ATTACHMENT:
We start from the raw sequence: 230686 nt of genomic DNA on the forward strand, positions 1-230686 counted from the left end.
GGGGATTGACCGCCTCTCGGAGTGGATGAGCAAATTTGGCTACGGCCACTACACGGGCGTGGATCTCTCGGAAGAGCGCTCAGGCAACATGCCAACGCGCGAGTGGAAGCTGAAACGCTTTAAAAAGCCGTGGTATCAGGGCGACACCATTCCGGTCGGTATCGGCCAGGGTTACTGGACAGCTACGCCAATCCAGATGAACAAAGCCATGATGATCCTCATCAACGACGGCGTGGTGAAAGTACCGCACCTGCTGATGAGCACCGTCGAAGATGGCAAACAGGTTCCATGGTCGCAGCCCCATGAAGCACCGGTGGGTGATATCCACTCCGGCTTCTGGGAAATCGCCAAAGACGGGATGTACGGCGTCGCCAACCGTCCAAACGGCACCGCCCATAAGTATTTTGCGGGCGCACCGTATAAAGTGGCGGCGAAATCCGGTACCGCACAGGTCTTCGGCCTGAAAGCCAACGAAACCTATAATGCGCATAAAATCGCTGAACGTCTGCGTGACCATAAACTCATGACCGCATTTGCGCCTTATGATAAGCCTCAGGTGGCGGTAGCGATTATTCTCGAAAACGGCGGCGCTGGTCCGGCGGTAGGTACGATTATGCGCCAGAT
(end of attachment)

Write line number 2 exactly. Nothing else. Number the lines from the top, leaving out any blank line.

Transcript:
GGGGATTGACCGCCTCTCGGAGTGGATGAGCAAATTTGGCTACGGCCACTACACGGGCGTGGATCTCTCGGAAGAGCGCTCAGGCAACATGCCAACGCGCGAGTGGAAGCTGAAACGCTTTAAAAAGCCGTGGTATCAGGGCGACACCATTCCGGTCGGTATCGGCCAGGGTTACTGGACAGCTACGCCAATCCAGATGAACAAAGCCATGATGATCCTCATCAACGACGGCGTGGTGAAAGTACCGCACCTGCTGATGAGCACCGTCGAAGATGGCAAACAGGTTCCATGGTCGCAGCCCCATGAAGCACCGGTGGGTGATATCCACTCCGGCTTCTGGGAAATCGCCAAAGACGGGATGTACGGCGTCGCCAACCGTCCAAACGGCACCGCCCATAAGTATTTTGCGGGCGCACCGTATAAAGTGGCGGCGAAATCCGGTACCGCACAGGTCTTCGGCCTGAAAGCCAACGAAACCTATAATGCGCATAAAATCGCTGAACGTCTGCGTGACCATAAACTCATGACCGCATTTGCGCCTTATGATAAGCCTCAGGTGGCGGTAGCGATTATTCTCGAAAACGGCGGCGCTGGTCCGGCGGTAGGTACGATTATGCGCCAGAT